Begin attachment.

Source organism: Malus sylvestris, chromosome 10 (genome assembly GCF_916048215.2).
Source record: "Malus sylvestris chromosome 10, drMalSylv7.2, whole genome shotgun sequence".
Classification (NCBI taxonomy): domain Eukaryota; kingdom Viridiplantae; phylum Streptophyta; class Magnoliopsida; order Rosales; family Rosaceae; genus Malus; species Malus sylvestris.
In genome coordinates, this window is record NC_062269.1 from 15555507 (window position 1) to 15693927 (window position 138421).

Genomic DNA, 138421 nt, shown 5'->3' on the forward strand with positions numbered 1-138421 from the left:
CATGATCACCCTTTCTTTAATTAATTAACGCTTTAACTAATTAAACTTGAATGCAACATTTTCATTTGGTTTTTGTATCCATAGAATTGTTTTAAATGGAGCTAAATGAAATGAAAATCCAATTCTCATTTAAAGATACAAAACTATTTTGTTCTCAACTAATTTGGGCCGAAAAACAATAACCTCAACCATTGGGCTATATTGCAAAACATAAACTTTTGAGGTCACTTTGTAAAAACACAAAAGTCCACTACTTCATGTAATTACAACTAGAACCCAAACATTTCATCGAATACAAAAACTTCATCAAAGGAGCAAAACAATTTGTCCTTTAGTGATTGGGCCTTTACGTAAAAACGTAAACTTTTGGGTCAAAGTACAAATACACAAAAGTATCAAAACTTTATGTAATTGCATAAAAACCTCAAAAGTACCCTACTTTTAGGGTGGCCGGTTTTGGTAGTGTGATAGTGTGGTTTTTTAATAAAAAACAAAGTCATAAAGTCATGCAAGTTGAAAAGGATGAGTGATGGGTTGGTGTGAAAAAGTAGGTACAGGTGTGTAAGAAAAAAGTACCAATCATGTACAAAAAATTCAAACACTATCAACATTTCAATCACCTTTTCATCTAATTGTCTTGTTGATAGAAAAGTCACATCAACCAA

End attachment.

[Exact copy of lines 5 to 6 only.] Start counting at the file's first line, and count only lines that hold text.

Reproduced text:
Genomic DNA, 138421 nt, shown 5'->3' on the forward strand with positions numbered 1-138421 from the left:
CATGATCACCCTTTCTTTAATTAATTAACGCTTTAACTAATTAAACTTGAATGCAACATTTTCATTTGGTTTTTGTATCCATAGAATTGTTTTAAATGGAGCTAAATGAAATGAAAATCCAATTCTCATTTAAAGATACAAAACTATTTTGTTCTCAACTAATTTGGGCCGAAAAACAATAACCTCAACCATTGGGCTATATTGCAAAACATAAACTTTTGAGGTCACTTTGTAAAAACACAAAAGTCCACTACTTCATGTAATTACAACTAGAACCCAAACATTTCATCGAATACAAAAACTTCATCAAAGGAGCAAAACAATTTGTCCTTTAGTGATTGGGCCTTTACGTAAAAACGTAAACTTTTGGGTCAAAGTACAAATACACAAAAGTATCAAAACTTTATGTAATTGCATAAAAACCTCAAAAGTACCCTACTTTTAGGGTGGCCGGTTTTGGTAGTGTGATAGTGTGGTTTTTTAATAAAAAACAAAGTCATAAAGTCATGCAAGTTGAAAAGGATGAGTGATGGGTTGGTGTGAAAAAGTAGGTACAGGTGTGTAAGAAAAAAGTACCAATCATGTACAAAAAATTCAAACACTATCAACATTTCAATCACCTTTTCATCTAATTGTCTTGTTGATAGAAAAGTCACATCAACCAA